Agriculture Minister Gerry Ritz concluded his trade mission to the United States where he advocated for measures that would bring the US into full compliance with its WTO obligations on the mandatory Country-of-Origin Labelling (COOL).
“Our Government is focused on ensuring that Canadian producers will be able to gain and maintain broader access to diverse markets, to bolster the Canadian economy. COOL continues to have a negative economic impact on the Canadian livestock industry and we are standing with Canadian cattle and hog producers against unfair mandatory Country-of-Origin Labelling in the US,” said Minister Ritz. “Our Government will consider all options, including extensive retaliatory measures, should the US not achieve compliance by May 23, 2013, as mandated by the WTO.”
In Washington D.C., Minister Ritz met with his counterpart USDA Secretary Tom Vilsack to express Canada’s strong disappointment with the proposed Country-of-Origin Labelling regulatory changes put forward by the US Minister Ritz underlined that the proposed changes will not bring the US into compliance with its WTO obligations and will further increase discrimination against exports of cattle and hogs from Canada, increasing damages to the Canadian industry.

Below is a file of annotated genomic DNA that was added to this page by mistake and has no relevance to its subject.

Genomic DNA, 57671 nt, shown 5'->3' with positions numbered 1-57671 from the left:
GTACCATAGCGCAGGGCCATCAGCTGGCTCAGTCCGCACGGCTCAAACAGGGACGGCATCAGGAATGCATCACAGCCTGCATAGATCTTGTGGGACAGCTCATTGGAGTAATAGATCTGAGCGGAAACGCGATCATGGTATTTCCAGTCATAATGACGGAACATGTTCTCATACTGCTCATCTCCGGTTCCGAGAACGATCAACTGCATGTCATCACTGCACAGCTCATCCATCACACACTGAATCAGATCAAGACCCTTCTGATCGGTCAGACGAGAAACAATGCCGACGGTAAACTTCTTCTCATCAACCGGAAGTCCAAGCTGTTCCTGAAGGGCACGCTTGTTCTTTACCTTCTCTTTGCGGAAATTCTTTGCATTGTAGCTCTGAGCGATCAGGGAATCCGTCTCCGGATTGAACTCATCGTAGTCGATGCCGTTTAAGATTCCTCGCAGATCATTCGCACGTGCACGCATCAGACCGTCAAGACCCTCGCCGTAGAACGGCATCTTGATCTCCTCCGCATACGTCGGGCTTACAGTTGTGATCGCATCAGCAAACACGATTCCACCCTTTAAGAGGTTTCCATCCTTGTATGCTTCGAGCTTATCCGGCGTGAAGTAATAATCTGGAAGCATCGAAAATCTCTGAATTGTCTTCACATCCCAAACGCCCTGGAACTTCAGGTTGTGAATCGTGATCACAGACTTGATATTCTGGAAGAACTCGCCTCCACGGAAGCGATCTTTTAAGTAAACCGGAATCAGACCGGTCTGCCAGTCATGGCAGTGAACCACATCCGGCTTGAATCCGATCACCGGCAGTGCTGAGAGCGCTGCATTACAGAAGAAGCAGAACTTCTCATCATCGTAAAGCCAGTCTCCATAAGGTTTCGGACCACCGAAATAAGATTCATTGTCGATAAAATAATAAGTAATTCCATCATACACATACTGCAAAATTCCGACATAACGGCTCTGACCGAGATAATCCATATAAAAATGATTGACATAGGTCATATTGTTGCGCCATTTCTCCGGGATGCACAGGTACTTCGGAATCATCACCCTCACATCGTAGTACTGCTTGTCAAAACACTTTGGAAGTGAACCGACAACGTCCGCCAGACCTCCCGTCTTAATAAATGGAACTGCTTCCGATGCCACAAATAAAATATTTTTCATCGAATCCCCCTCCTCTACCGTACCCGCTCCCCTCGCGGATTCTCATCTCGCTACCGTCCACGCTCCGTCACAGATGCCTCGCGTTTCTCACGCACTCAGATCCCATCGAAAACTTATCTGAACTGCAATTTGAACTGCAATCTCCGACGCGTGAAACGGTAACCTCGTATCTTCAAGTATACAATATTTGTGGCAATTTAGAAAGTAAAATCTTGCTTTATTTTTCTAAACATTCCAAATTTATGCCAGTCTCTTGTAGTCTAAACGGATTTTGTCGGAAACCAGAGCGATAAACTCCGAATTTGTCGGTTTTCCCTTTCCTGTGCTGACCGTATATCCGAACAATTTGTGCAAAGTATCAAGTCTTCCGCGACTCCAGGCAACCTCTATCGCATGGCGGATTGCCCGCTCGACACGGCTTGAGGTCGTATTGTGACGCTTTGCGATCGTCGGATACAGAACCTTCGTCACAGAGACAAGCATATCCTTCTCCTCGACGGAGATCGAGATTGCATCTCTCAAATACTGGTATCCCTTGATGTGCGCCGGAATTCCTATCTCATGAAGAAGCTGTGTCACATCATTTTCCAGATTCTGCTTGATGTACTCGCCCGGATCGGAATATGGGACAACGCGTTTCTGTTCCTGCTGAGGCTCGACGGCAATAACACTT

Minister Ritz and Secretary Vilsack also discussed opportunities for collaboration and the integrated nature of the Canada-US agriculture and food supply chain that supports jobs and growth on both sides of the border. They both instructed their officials to work on ways to further enhance collaboration in a number of thematic areas, including third country adoption of science-based standards, new technologies and agricultural innovation. Over the past three years, approximately $38 billion in agricultural trade has crossed the Canada-US border annually.
“As each other’s largest trading partners, we need to work together to ensure trade is contributing to the productivity and competitiveness of the sector for the benefit of our farmers,” said Minister Ritz. “The flow of cross-border trade is essential to our economic growth.”
Minister Ritz also met with key decision-makers on the Senate Agriculture Committee and with congressional representatives, to convey Canada’s strong position to stand up for Canadian cattle and hog producers against the unfair mandatory COOL. He also met with the American Meat Institute and livestock industry stakeholders who expressed their support for Canada’s position and are advocating for changes to the US mandatory COOL that hurts their industry.